Thoughts on the ‘false calm’ – learning to live with oneself

I have found that many people seem to be calm people.  This has always made me skeptical.  Something always told me that this is not quite what it appears.

From my experience ‘calm’ is more than a calming of emotions, a quiet that someone has.  Most of the time, this is nothing but a state of emotion people have, like being happy, sad, or depressed.  In that sense, it is just one of the many states that make up a person.  As such, because a person has ‘calm’ moments certainly does not make them ‘calm’ people. 

I’ve heard of many people speak of ‘finding peace’ or of a ‘quiet within’ and so on.  For many people this ‘calm’ or ‘peace’ is really a denial of a large part of themselves.  Sure, I can be calm, if I ignore all the bad stuff about myself.  Many people find this ‘calm’ by training themselves to ignore the ‘uncalm’ things about themselves.  This, in my opinion, is not ‘calm’ but a ‘false calm’, a transitory calm that a person feels, that does not reflect their whole self. 

Often a ‘false calm’ is a product of mistaken notions about oneself, of trying to be something they’re not.  There is a tendency to live in a fantasy world.  Here, in this fantasy, life is rosy.  It is any wonder they are ‘calm’ . . . they live in a make believe world where there wants are satisified.  This, though, is not a ‘calm’ but a ‘false calm’.

To me, ‘calm’ is a condition that encompasses your whole being.  It is a product of experience.  This is something that is achieved over a long period of time.  In many respects, ‘calm’ is a display of how a person knows themselves and can accept themselves for who they are.  It also entails a confidence in who they are.  This includes the confidence created when a person knows of their weaknesses and failings.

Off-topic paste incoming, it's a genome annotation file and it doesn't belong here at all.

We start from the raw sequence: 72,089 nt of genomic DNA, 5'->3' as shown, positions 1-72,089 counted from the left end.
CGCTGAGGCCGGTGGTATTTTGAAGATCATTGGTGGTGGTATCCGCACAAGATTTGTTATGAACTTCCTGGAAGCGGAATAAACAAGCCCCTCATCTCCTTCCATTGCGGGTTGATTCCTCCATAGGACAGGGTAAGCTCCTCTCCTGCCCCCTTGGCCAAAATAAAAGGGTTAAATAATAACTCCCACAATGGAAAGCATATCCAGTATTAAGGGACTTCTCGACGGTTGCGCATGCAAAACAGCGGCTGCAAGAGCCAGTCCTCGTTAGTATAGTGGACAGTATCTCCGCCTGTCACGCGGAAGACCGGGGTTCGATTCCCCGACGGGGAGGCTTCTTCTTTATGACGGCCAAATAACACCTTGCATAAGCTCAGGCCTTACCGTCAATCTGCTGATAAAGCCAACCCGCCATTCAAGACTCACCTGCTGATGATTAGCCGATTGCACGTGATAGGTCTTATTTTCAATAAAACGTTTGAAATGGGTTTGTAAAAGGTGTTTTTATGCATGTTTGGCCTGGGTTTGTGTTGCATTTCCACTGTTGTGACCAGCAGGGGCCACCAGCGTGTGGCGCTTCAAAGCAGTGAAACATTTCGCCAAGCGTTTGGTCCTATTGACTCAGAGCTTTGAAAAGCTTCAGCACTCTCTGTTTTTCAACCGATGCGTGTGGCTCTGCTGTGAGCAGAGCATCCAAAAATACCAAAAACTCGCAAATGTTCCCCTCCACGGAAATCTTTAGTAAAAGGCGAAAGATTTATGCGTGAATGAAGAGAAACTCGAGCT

To be ‘calm’, in this sense, requires a person to have plenty of experience in being ‘uncalm’.  How else can a person find out about themselves?  This means that people being ‘uncalm’ may not be what it seems.  In reality, they may be in the process of learning to be calm for they may be learning about themselves.  This is part of the process of learning about oneself. 

The ‘calm’, it seems to me, requires a number of qualities.  These include:

–   Discipline.  A person must have experience with and be practicing discipline of the ‘uncalm’ aspects about themselves. 

–   Acceptance.  This refers to how we must accept certain facts about ourselves, our failings, and our faults.  We accept our limitations and we live within those limitations.

–   Living with who you are.  Here we must live with all the knowledge about ourselves, good and bad, and make a life out of it.  In many ways, this is what makes the ‘calm’.  Its also not as easy as it sounds though. 

In many ways, being ‘calm’ is the culmination of what knowledge, religion, discipline, culture, etc. is all about.  The ‘calm’ is a product of a sound and healthy life of someone who knows who they are.  It is from the ‘calm’, it seems to me, that happiness and contentment is most felt and appreciated.  Its from this state that they are embraced most whole heartily.

This entry was posted in Contemplation, monastacism, shamanism, spirituality, prayer, and such, Life in general, Psychology and psychoanalysis, Religion and religious stuff and tagged , , , , , , . Bookmark the permalink.

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